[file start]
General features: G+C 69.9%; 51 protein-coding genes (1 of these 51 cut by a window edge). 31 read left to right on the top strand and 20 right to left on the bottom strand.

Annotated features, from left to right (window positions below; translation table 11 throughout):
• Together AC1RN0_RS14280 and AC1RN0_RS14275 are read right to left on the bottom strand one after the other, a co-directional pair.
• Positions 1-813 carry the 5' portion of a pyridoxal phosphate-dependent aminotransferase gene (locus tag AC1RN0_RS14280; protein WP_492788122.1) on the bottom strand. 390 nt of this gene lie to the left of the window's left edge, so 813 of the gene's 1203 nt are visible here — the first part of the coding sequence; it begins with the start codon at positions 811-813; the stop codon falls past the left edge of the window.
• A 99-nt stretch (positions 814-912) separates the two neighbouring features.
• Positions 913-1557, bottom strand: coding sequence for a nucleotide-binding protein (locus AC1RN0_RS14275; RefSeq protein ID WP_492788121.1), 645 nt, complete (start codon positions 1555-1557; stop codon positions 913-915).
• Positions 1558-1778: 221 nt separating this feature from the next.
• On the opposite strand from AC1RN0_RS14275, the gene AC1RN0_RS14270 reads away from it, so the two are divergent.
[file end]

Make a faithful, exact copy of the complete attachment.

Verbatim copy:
General features: G+C 69.9%; 51 protein-coding genes (1 of these 51 cut by a window edge). 31 read left to right on the top strand and 20 right to left on the bottom strand.

Annotated features, from left to right (window positions below; translation table 11 throughout):
• Together AC1RN0_RS14280 and AC1RN0_RS14275 are read right to left on the bottom strand one after the other, a co-directional pair.
• Positions 1-813 carry the 5' portion of a pyridoxal phosphate-dependent aminotransferase gene (locus tag AC1RN0_RS14280; protein WP_492788122.1) on the bottom strand. 390 nt of this gene lie to the left of the window's left edge, so 813 of the gene's 1203 nt are visible here — the first part of the coding sequence; it begins with the start codon at positions 811-813; the stop codon falls past the left edge of the window.
• A 99-nt stretch (positions 814-912) separates the two neighbouring features.
• Positions 913-1557, bottom strand: coding sequence for a nucleotide-binding protein (locus AC1RN0_RS14275; RefSeq protein ID WP_492788121.1), 645 nt, complete (start codon positions 1555-1557; stop codon positions 913-915).
• Positions 1558-1778: 221 nt separating this feature from the next.
• On the opposite strand from AC1RN0_RS14275, the gene AC1RN0_RS14270 reads away from it, so the two are divergent.